The provincial government introduced legislation on Monday to prevent a strike or lockout at the Ontario Power Generation, which Energy minister and local MPP Greg Rickford has deemed necessary to avoid power outages by this weekend.
If the bill passes, the Ontario Power Workers’ Union and Ontario Power Generation (OPG) will settle their disputes through arbitration.
The contract between the two parties expired on March 31 and on Thursday, workers rejected OPG’s final offer and served notice to strike.
Rickford said if the roughly 6,000 power union workers are not legislated back to work, 50 percent of Ontario’s power supply could be shut down until an agreement is negotiated.
“I think the only word to describe that scenario would be ‘catastrophic,'” he told the Times during a phone interview yesterday.
Rickford said the legislation isn’t the government’s preferred option but the only one available at this time to prevent power outages.
Nuclear workers are obligated to stay on the job 21 days after the strike begins, and by Day 7 begin to actively start to shut down units.
With the notice to strike being served on Friday, Rickford warned that without back-to-work legislation, there could be disruptions in the electricity supply by this weekend.
If the legislation is passed immediately, it could be wrapped up as soon as late today or tomorrow. But Rickford fears the NDP will try to hinder the process.
“We don’t have absolute control over that process,” Rickford conceded. “The NDP have recklessly said last Friday, after the strike notice was served, that they would use every legislative tool at their disposal to delay this.”
NDP energy critic Peter Tabuns said the province is disrespecting workers’ Charter rights through this legislation and his party will vote against it.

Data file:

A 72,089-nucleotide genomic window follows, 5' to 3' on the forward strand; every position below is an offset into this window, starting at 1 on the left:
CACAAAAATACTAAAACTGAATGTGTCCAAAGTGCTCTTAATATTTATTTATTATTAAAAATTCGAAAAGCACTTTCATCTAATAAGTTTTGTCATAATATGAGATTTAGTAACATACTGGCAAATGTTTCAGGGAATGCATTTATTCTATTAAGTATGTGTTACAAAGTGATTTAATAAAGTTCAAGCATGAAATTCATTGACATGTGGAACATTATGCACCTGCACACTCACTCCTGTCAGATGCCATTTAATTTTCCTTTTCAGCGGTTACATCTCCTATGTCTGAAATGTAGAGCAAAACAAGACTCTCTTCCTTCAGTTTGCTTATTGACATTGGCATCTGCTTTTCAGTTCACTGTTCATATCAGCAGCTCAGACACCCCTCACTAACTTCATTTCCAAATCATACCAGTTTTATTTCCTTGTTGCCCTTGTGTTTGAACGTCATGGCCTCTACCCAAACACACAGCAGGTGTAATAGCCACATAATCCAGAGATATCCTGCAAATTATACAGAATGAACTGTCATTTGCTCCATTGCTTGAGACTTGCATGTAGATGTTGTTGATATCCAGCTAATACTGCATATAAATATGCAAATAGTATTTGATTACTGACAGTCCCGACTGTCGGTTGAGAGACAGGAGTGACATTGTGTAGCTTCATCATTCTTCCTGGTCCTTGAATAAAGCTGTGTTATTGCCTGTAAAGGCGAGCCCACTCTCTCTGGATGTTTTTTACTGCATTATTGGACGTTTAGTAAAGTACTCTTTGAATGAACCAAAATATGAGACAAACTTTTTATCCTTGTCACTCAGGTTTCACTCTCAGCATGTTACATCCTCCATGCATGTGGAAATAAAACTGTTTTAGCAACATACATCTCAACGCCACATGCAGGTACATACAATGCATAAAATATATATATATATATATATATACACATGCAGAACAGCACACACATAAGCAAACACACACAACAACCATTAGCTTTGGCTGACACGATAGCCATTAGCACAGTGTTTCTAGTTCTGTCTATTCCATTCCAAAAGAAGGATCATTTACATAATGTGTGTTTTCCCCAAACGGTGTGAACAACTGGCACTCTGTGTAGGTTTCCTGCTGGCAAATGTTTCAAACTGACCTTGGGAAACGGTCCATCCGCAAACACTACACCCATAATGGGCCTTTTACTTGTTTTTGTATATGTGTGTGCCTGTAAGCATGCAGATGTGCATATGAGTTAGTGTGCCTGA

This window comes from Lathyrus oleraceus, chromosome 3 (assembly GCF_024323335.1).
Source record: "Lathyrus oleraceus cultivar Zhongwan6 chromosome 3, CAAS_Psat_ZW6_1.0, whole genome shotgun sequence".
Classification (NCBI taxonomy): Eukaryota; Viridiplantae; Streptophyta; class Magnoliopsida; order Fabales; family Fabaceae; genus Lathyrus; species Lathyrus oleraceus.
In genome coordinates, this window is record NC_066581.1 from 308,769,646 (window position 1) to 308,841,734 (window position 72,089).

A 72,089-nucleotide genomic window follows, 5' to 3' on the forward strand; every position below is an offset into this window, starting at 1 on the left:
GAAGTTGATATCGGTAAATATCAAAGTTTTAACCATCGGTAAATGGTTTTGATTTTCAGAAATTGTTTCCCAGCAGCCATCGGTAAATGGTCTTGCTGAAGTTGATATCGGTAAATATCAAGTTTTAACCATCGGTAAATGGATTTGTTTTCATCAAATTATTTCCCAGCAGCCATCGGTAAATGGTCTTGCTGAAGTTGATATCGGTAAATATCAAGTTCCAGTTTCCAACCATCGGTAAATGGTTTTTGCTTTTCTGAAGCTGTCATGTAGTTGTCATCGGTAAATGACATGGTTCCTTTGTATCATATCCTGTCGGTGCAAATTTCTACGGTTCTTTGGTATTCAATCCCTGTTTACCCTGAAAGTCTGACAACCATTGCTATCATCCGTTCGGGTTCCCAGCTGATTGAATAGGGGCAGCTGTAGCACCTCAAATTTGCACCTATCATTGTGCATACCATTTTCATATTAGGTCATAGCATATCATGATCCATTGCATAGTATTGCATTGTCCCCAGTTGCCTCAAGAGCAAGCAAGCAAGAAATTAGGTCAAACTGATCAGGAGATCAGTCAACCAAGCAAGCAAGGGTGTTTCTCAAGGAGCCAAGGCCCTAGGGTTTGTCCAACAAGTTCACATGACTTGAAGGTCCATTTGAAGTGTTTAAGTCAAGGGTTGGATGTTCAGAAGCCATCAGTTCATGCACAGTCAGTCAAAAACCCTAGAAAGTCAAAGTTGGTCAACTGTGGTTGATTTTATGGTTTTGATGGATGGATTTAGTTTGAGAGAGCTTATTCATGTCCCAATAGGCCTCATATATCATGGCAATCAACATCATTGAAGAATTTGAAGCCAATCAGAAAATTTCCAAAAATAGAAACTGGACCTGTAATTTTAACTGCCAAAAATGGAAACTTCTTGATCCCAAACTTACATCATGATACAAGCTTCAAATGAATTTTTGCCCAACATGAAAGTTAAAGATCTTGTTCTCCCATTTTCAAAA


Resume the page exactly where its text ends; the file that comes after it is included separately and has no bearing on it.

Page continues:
“This is a situation where there was not yet a strike and the Tories announced that they were going to bring in back-to-work legislation, making it impossible to actually get a negotiated settlement,” he argued.
Instead of legislating Ontario’s power employees back to work, Tabuns said the PCs could have taken action sooner to ensure a contract was negotiated between the union and OPG.
“This has been bubbling since March of this year [and] it came to head in the summer when there was a rejection of OPG’s offer,” he explained.
“If the Ford government had been serious, they would have sat down with OPG and the workers at that time to find a path forward.”
Since the people of Ontario own OPG, “we’re the main shareholder,” Tabuns noted.
Tabuns admitted the NDP’s power to delay this legislation is limited considering the PCs have a majority government, but they do intend to vote against the bill.
“We will be voting against them in pretty much every vote that comes up,” he remarked.
“But the way things are structured, we expect they will probably call this for a final vote on Thursday and with all the votes they have [in the legislature], they will get it through.”
Debate on the legislation started late yesterday and will continue throughout today before a final vote is taken.
“Every option has been exhausted here,” Rickford stressed.
“It’s now time to put the parties into arbitration, and prevent an option for vacating their work stations [and] compromising the electricity supply.”